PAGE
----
Wednesday, April 23, 2008

Can SIP Solve Your Business Requirements For Video Conferencing And Multi-Media?

Something few mention as an option to meet video conferencing and multi-media needs, which I find quite odd, is SIP!!!

SIP is the standard protocol designed for the transmission of video, voice, and data. Many have strong opiniuons that SIP will become the standard for all media transmission including data.

To address incorporating SIP as a component of your video conferencing suite and multi-media solution ... there's a few considerations.

First, you need to know how much bandwidth you need for the overall infrastructure. If you need anything more than the amount of bandwidth provided by a couple T1's, then look at Metro Etherent. Whether it's MetroE or T1, you're probably looking at an MPLS solution from any carrier. By adding SIP to an MPLS T1 for example, you'll have direct connectivity to the PSTN and ISP for both voice and data.

This is really the newest and most advanced way to transmit voice, data, and video over a single pipe. It's no longer necessary to have separate circuits for voice and data .... although some carriers will discourage this saying it's unreliable. But they're just trying to get you to buy twice as many services as necessary. The only way to approach redundancy for data is to have a redundant circuit from a different carrier.

Here's an interesting case study for you all.

A friend's company builds VoIP systems that allow SIP end-to-end. He had a customer who has two locations. The customer had 2 voice T1's and 2 data T1's at each location .... in addition to a point-to-point for their WAN. In the process of creating a new VoIP solution, my friend eliminated all of the customer's T1's and point-to-point .... and replaced them with a single MetroE MPLS/SIP product at each location.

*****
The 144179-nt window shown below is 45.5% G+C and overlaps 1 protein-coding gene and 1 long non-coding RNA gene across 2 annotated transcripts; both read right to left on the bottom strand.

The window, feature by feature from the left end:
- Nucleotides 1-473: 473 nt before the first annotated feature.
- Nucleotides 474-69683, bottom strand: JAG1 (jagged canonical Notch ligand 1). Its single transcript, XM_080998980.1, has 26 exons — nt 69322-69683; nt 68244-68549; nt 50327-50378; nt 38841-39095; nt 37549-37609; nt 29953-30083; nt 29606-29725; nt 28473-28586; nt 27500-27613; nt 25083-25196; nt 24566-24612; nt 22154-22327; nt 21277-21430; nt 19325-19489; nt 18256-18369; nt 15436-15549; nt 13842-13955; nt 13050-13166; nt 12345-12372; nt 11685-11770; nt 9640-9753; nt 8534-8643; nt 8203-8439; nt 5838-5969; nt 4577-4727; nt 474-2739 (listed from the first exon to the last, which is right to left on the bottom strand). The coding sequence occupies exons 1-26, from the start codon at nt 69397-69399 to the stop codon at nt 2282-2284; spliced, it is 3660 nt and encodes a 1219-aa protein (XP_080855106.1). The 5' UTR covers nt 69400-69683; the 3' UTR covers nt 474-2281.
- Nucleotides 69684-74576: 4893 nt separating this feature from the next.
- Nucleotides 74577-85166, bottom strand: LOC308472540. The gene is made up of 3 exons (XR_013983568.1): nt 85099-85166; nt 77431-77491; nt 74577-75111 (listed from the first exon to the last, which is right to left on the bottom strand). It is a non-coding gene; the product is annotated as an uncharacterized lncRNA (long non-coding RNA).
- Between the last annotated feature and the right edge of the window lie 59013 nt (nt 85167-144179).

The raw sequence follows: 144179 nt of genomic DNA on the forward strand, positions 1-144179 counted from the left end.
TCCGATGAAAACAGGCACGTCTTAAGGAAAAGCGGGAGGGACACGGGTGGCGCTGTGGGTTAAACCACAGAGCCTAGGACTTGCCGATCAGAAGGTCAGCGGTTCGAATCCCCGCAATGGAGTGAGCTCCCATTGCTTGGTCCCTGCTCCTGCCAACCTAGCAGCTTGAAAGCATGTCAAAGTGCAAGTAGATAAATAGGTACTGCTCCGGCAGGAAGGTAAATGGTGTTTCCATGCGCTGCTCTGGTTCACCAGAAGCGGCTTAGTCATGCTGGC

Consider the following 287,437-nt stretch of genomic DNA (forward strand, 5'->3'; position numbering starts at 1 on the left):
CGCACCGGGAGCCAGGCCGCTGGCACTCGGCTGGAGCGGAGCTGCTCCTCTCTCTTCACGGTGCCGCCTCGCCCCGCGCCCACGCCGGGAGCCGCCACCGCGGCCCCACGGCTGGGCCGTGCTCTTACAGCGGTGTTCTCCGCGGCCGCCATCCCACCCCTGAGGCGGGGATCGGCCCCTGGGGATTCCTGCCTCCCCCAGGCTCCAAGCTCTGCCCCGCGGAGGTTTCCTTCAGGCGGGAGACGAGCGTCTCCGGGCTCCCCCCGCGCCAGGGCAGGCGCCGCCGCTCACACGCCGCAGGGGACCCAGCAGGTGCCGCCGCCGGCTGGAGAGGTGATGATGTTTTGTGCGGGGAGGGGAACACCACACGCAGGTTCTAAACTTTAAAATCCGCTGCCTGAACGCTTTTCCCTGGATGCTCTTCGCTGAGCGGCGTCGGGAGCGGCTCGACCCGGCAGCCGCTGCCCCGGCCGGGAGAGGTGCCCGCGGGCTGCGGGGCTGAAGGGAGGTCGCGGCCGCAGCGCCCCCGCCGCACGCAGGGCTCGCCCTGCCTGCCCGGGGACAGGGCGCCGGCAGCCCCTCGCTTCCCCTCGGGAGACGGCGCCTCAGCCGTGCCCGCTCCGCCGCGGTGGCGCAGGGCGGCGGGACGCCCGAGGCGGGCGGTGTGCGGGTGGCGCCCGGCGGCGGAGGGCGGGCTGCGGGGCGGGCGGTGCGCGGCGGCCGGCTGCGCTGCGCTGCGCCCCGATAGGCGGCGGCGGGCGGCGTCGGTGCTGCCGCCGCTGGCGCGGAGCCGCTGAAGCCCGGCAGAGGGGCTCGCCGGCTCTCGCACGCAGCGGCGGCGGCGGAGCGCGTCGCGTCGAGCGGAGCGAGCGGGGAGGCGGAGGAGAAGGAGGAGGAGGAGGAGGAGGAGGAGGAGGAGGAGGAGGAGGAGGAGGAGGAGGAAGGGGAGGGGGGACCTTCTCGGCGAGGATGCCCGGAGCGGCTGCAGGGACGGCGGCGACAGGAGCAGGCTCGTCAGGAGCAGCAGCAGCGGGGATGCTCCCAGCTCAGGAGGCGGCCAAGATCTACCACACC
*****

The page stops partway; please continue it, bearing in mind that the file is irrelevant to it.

This single circuit allowed for connectivity to the PSTN (phone company), the Internet (ISP), and because the service was from the same carrier, all inter-office calls, application hosting, and all the other things flowing over the customer's WAN would run over the carrier's IP backbone.

Although there was no point-to-point, this was still a dedicated connection from point A to B. This customer's bandwidth dramatically increased and they saved LOTS of money. Imagine consolidating down from 6 circuits to 2! It is important to note that they did maintain their backup provider.

Long story short, whether it's video, voice, or multi-media ..... your best bet is SIP regardless of its delivery method (MetroE, T1, DS3, etc). The only problem is that SIP is so new, many carriers are still in the process of engineering their network for IP and SIP.

Don't be discouraged though. Simply stick to your guns and ask that SIP be considered in your solution package by whatever provider you're working with. Make sure they prove to your satisfaction that SIP isn't a good fit in the equation .... should they be lukewarm to the idea.

For help in finding just the right solution that DOES integrate SIP ..... I suggest using this free consulting service: Sip Trunking

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